Morrisons reported a 47 per cent dip in half-year profits is it announced the proposed closure of 11 supermarkets in a bid to increase the retailer’s core strength.
Profit before tax fell to £126 million in the results for the six months to August 2. Like-for-like sales declined 2.7 per cent and turnover fell 5.1 per cent to £8.1 billion.
The decision to close the 11 stores is part of the firm’s £1 billion cost-saving program in a bid to improve competitiveness and regain company strength. They will include a restructuring cost of £20m.
The financial results come a day after Morrisons announced the sale of 140 M local stores to an investment firm headed by entrepreneur Mike Greene backed by Greybull Capital.
David Potts, chief executive, said: "The immediate priority is to deliver a better shopping trip to stabilise trading performance. Our six strategic priorities will then deliver improvement in the core supermarkets, where we have the greatest opportunity.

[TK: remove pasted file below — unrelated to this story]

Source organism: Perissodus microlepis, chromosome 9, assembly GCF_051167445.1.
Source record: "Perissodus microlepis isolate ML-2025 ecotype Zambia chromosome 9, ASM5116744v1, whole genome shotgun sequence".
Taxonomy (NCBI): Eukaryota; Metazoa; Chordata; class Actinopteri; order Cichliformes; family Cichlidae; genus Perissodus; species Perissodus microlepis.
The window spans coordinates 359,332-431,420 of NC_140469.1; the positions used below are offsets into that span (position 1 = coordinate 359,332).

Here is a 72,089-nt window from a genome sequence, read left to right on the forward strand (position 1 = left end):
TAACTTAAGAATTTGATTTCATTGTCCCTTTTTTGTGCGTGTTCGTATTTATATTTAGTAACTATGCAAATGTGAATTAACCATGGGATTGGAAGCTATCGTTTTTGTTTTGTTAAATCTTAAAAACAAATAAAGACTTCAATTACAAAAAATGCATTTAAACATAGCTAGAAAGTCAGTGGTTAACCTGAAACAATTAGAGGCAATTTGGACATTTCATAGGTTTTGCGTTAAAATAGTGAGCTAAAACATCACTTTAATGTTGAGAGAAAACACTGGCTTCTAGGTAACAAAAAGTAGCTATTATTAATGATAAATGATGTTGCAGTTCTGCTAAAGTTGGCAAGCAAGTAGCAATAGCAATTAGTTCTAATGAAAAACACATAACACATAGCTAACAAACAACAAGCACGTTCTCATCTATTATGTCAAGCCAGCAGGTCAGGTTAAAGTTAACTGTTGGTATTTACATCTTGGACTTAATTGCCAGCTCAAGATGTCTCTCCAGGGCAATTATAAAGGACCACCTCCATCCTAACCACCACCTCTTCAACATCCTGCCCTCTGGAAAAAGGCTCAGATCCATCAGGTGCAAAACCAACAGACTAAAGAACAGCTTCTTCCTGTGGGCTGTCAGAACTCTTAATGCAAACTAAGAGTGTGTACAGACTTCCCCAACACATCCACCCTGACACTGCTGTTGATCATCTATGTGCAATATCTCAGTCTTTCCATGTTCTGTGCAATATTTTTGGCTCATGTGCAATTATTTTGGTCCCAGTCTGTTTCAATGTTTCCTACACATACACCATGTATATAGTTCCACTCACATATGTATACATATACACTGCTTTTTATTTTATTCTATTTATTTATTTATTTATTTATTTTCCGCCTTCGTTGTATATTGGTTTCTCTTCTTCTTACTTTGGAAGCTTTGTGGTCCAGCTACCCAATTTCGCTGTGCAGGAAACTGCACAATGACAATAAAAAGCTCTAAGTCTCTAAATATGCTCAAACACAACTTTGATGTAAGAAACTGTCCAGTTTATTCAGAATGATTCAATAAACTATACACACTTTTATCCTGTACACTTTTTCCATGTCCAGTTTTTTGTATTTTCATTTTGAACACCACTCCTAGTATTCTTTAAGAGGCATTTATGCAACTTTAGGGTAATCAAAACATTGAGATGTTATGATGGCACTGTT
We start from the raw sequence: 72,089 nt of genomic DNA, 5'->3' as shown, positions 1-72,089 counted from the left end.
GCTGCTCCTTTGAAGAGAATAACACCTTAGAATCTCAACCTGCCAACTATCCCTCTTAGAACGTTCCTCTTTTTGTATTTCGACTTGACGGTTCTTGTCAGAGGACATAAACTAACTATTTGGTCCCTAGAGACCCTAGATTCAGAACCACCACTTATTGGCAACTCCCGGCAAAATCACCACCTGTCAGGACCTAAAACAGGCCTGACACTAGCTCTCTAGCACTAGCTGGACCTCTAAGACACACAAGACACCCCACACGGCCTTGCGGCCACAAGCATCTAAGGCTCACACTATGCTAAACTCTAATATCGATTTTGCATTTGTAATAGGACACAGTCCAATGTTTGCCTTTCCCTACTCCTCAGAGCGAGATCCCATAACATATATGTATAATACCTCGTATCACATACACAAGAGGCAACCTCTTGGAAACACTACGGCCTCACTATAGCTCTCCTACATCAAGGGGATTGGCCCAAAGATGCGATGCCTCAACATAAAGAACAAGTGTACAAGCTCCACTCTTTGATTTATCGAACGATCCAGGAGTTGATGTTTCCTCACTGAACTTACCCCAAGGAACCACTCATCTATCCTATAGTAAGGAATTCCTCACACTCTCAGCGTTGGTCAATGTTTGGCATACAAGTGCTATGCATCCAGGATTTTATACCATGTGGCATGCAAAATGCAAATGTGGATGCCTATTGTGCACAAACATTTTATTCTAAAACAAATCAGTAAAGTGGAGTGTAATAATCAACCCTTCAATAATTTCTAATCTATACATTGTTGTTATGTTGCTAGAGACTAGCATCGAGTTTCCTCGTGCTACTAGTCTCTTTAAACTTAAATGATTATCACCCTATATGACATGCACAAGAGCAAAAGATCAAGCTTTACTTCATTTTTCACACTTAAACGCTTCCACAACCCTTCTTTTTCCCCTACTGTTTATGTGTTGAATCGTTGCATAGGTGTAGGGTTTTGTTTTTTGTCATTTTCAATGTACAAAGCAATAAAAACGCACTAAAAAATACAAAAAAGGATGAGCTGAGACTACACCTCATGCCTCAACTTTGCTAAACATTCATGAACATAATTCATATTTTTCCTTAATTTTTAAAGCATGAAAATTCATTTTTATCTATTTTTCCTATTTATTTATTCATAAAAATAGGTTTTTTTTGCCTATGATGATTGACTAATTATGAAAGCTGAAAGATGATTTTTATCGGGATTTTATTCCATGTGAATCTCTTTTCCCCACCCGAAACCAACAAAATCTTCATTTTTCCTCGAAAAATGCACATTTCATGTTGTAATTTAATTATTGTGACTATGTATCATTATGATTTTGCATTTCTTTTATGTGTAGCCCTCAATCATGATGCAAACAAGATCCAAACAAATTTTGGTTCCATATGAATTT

"It will be a long journey. We approach the challenge with energy, confidence and many strengths, particularly our strong balance sheet and cash flow, which enables investment in improving the customer shopping trip."
Net-debt reduced by £254m since the year end, to £2.09bn.
The announcement comes with amid a high-profile retail price war which has grown in intensity over the past two years.
The UK’s traditional ’big four’ supermarkets and other retailers have attempted to fight the increasing market share of discounters Lidl and Aldi by increasing price competitiveness on various groceries.